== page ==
This was a time when congressional committees fashioned budgets through direct consultations with the executive departments, without much involvement of the White House. While presidents might, as Roosevelt did, recommend revised laws and new battleships, the key initiatives and follow-through came from the cabinet members. The Legislative Branch took seriously its responsibilities to raise and support armies and provide and maintain a navy. And the Senate expected to give advice as well as consent to international agreements.
The Senate’s Military Affairs Committee was chaired by Joseph Hawley of Connecticut, who was close to Secretary of War Root since both had graduated from Hamilton College. Every member of that committee had served in the Civil War, eight Republicans who had fought for the Union and four Democrats who served in the Confederate army.18
US armed forces were rebuilding after decades of neglect and trying to adjust to the new strategic situation following the Spanish–American War, which left the United States in charge of overseas territories and confronting competitive military powers in Europe and Asia. The army in 1898 had been a dispersed and malcoordinated force of about 28,000 men. After surging above 200,000 to fight in Cuba, it was still an enlarged force of 85,000 when Roosevelt took the oath of office. The navy, even smaller than that of Austria–Hungary or Turkey a decade earlier, was gaining new, modern warships each year, provided by a generous Congress. The 3,600-man Marine Corps was seen as the navy’s onboard gunnery managers and offshore police force. It would soon grow into the navy’s army and be used repeatedly in military interventions in support of the Roosevelt Corollary to the Monroe Doctrine. It doubled in size by 1904 and was over 9,000 when Roosevelt left office.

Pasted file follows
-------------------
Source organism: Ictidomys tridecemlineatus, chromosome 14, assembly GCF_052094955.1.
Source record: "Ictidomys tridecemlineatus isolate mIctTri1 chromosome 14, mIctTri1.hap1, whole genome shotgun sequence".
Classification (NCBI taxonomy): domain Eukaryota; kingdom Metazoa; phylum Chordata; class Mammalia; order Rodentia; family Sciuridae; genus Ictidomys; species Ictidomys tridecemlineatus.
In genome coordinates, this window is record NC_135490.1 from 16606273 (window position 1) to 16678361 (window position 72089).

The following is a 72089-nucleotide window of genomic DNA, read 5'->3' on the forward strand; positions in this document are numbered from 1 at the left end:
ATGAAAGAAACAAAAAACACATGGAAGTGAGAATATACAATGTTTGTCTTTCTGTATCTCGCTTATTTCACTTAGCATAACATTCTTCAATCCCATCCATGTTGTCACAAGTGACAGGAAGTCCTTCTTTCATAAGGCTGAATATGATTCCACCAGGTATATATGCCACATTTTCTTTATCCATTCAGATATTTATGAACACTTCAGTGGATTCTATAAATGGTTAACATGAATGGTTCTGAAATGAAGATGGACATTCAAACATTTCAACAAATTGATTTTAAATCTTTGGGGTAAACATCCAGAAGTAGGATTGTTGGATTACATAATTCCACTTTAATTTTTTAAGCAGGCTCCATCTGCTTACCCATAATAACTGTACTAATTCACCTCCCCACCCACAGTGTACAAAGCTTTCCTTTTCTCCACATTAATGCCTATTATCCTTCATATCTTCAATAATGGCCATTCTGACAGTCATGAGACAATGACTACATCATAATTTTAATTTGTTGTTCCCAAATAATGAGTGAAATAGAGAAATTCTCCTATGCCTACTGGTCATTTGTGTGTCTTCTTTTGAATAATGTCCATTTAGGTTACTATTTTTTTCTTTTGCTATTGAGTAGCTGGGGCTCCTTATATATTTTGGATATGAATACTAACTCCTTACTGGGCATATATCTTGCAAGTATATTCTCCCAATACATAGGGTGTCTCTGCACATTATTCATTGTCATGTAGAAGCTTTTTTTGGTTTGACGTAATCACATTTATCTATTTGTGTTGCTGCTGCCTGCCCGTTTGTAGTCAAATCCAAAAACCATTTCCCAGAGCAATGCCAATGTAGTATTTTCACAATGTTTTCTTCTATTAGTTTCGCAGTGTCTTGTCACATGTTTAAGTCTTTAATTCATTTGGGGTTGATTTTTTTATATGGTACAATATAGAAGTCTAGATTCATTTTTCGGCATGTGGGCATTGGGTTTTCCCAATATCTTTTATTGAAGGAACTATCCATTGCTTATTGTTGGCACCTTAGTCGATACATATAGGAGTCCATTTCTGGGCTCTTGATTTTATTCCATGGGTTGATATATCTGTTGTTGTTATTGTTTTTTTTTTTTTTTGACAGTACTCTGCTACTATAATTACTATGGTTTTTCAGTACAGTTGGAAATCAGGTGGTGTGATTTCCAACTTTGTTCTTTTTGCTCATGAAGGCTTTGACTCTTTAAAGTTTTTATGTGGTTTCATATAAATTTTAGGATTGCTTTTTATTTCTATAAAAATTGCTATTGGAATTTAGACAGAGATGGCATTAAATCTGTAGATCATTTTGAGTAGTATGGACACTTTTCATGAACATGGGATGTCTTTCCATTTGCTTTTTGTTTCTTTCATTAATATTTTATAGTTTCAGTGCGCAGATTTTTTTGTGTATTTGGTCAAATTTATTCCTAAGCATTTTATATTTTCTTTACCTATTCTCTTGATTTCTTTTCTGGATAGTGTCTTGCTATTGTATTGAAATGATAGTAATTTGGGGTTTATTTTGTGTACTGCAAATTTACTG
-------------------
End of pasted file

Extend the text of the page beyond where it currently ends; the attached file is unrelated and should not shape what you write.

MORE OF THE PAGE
Senior officials waged nonviolent but vicious guerrilla war against each other in the early years of the twentieth century. The Commanding General of the Army, Nelson A. Miles, was a celebrated officer who was much-wounded and decorated during the Civil War and later led forces to triumph over such Indian leaders as Chief Joseph, Geronimo, and Sitting Bull. As the senior serving officer, he became Commanding General on the mandatory retirement of his predecessor in 1895. Despite its title, that post had little real power. The Secretary of War ran the quasi-independent bureaus of the army in peacetime, and the president named field commanders in wartime – as McKinley did in 1898, sidetracking Miles and letting Major General William R. Shafter command troops fighting in Cuba.
Tensions between the senior general and the Secretary of War had been so high, and so persistent, that two previous Commanding Generals had moved their headquarters away from Washington. Winfield Scott went to New York in the 1840s and William T. Sherman moved to St. Louis in 1874.19 Those absences, of course, only strengthened the civilian leader’s power over the rest of the army. The various bureaus were headed by permanently detailed staff officers, who were usually happy to escape the rigors of frontier life and relax in the comforts of the capital city.
Miles himself had strongly differed with Secretary of War Russell Alger over how to fight Spain. Miles vigorously opposed any attack on Havana, or any invasion of Cuba during the rainy season, and instead badgered his boss with his own plan for invading Puerto Rico first. He also objected to the Administration’s policy of accepting large numbers of volunteers for the war, fearing that the resources for training and equipping them would siphon away officers and supplies needed for immediate combat.20